Over half of frontline healthcare workers in England are yet to have the flu jab this year, promoting fresh calls from nurses specialising in infection control and prevention for staff to get vaccinated.
The Infection Prevention Society is today calling on nurses and other healthcare workers to be vaccinated against influenza to “prevent serious risk to themselves, patients and NHS colleagues”.
“We are urging all healthcare staff to get a flu jab to ensure the safety of their patients”
It noted that, whilst flu vaccination uptake amongst frontline health workers in England had increased since 2016 – 54% have not currently had flu jabs.
The society quoted latest government data showing that 46% of health professionals had been vaccinated in October 2017, compared with 40% in the same period the previous year.
The organisation highlighted that in a typical flu season about a quarter of healthcare staff will contract flu and half of these will not have major symptoms but they can still spread infections.
It has previously echoed warnings from NHS leaders in England that this flu season may be particularly tough due to the experiences of New Zealand and Australia during their winter.
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The impact of influenza can be “devastating”, noted the society, citing 2015-16 when there were 28,189 deaths. It added that such outbreaks could cause “major disruption to vital NHS services through staff sickness”.
The society said it was urging flu vaccination for all nurses to prevent infection spread and risk to patient and NHS staff health.
A key reason that flu jab uptake by NHS staff has been relatively low is concern about how effective it was, noted the organisation, which represents around 2,000 infection prevention and control nurses and other specialists.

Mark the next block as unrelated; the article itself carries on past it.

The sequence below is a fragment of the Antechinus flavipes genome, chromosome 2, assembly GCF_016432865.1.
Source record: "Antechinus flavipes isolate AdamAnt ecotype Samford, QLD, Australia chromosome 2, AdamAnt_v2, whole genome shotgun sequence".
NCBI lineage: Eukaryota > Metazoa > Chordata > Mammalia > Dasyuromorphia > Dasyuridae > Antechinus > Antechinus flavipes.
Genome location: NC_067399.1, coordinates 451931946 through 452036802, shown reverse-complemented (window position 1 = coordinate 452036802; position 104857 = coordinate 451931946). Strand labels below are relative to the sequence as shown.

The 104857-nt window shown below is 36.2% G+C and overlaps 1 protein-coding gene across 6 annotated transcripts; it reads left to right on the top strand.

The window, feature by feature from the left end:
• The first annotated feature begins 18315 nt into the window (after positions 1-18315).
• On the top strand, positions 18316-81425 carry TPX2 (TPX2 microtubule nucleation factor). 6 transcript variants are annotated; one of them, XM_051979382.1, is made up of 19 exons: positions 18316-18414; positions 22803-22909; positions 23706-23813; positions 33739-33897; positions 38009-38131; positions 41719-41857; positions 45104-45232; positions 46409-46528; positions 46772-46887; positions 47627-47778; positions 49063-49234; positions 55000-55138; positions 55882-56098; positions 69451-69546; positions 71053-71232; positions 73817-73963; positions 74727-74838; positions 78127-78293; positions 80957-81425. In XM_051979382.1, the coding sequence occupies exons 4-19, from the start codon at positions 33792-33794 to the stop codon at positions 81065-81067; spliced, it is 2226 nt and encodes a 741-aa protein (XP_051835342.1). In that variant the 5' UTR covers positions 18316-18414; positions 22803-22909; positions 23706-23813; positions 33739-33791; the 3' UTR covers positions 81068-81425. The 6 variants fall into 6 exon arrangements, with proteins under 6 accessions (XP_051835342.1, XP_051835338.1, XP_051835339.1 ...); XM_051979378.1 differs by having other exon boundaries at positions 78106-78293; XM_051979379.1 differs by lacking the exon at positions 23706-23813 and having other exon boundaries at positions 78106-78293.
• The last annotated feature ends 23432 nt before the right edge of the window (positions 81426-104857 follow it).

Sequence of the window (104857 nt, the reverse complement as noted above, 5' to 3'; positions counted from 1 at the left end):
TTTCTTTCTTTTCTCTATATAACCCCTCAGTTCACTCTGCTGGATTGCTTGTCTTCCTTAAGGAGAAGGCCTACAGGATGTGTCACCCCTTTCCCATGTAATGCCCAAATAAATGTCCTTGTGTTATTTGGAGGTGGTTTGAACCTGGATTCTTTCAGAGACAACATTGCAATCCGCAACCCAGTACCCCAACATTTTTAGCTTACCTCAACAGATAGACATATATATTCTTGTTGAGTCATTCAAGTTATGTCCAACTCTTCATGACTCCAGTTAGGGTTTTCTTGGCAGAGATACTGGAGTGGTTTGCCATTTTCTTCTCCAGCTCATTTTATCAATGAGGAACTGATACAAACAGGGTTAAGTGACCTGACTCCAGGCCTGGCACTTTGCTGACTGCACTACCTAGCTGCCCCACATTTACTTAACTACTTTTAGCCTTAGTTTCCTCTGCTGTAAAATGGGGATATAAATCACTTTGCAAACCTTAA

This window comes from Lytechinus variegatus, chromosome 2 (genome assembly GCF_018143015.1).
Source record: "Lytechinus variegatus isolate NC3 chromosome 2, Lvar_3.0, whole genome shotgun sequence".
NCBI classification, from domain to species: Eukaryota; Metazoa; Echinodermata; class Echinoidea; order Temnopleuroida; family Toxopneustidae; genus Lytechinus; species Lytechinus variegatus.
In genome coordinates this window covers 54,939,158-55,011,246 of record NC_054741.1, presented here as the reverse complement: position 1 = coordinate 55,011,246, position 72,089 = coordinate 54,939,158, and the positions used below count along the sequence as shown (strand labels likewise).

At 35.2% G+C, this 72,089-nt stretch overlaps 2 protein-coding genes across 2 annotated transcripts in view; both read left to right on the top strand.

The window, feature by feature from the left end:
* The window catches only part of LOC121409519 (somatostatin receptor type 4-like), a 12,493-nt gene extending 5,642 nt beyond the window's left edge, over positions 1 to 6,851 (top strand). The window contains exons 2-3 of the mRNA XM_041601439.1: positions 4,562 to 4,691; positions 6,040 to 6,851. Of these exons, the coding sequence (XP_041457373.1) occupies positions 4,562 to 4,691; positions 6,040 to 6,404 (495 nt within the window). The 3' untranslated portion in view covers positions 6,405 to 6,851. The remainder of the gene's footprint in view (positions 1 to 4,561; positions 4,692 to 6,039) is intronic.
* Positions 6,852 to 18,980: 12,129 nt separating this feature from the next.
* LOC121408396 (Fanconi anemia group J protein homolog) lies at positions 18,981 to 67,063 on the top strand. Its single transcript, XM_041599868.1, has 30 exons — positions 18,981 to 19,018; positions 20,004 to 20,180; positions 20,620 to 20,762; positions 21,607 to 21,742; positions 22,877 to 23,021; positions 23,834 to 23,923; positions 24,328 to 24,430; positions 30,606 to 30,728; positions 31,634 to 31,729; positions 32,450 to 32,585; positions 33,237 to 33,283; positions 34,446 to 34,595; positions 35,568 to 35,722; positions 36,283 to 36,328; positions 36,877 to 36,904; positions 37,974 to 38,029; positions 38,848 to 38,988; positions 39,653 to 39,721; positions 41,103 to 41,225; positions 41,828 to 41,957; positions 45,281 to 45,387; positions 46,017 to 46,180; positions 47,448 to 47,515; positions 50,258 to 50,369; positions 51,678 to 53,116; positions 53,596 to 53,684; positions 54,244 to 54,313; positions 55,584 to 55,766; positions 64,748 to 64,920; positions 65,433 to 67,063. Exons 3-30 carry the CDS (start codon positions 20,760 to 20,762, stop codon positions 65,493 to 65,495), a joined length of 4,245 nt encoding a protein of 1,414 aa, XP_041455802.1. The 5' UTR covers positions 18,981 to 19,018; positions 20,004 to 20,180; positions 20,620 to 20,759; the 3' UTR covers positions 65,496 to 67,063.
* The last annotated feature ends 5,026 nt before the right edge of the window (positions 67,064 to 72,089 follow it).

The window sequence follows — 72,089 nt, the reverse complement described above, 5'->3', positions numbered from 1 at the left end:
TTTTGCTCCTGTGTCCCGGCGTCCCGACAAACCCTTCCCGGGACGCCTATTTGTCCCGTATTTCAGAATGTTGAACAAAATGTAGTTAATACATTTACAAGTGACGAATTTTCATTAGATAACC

However, it highlighted recent research that had shown that improving NHS flu vaccination programmes could reduce staff sickness. A 10% increase in the vaccination level was associated with a 10% fall in sickness absence, said the society in a statement issued today.
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Its president Dr Neil Wigglesworth said: “It’s worrying that as we head into winter over half of healthcare workers, including frontline nurses, are not vaccinated against the threat of flu.
He highlighted that influenza could have “devastating effects on patient and staff safety, as well causing havoc to vital NHS services through staff sickness”.
“Annual immunisation remains the best way to protect people and we are urging all healthcare staff to get a flu jab to ensure the safety of their patients and colleagues,” said Dr Wigglesworth.
“With the added threat of the Australian flu strain reaching Europe, frontline nurses and their patients and colleagues are even more vulnerable. Infection prevention through vaccination is critical to keep our workforce fighting fit,” he said.
Last month the Nursing and Midwifery Council also issued a statement urging nurses and midwives to have the flu jab.
Meanwhile, the Royal College of Midwives has separately expressed concern that six in 10 pregnant women miss out on the flu jab, with concern about the jab’s safety one of the reasons cited.
Along with the Royal College of Obstetricians and Gynaecologists, the RCM said it was reminding all pregnant women to take up the offer of free flu vaccination.
“Pregnant women want and need more time to talk about vaccinations with their midwives”
Latest Public Health England data – published in its Weekly National Influenza Report – reveals just 43.1% of pregnant women have received the vaccine so far – though this is still a slight improvement on the 40.8% uptake in 2016 and 35.6% in 2015.
Between 2009 and 2012, 36 pregnant women died from flu in the UK and Ireland, representing one in 11 of all maternal deaths during this period. The vaccine has been routinely offered to pregnant women in the UK since 2010.
Louise Silverton, director for midwifery at the RCM, said: “One of the most important findings to come out of our survey was that pregnant women want and need more time to talk about vaccinations with their midwives before they make a decision.
“Having that time is so important because there can be misconceptions about some vaccinations and, although it is useful to have leaflets and websites to refer to, there is nothing quite like having a real conversation, to talk through any concerns or question,” she added.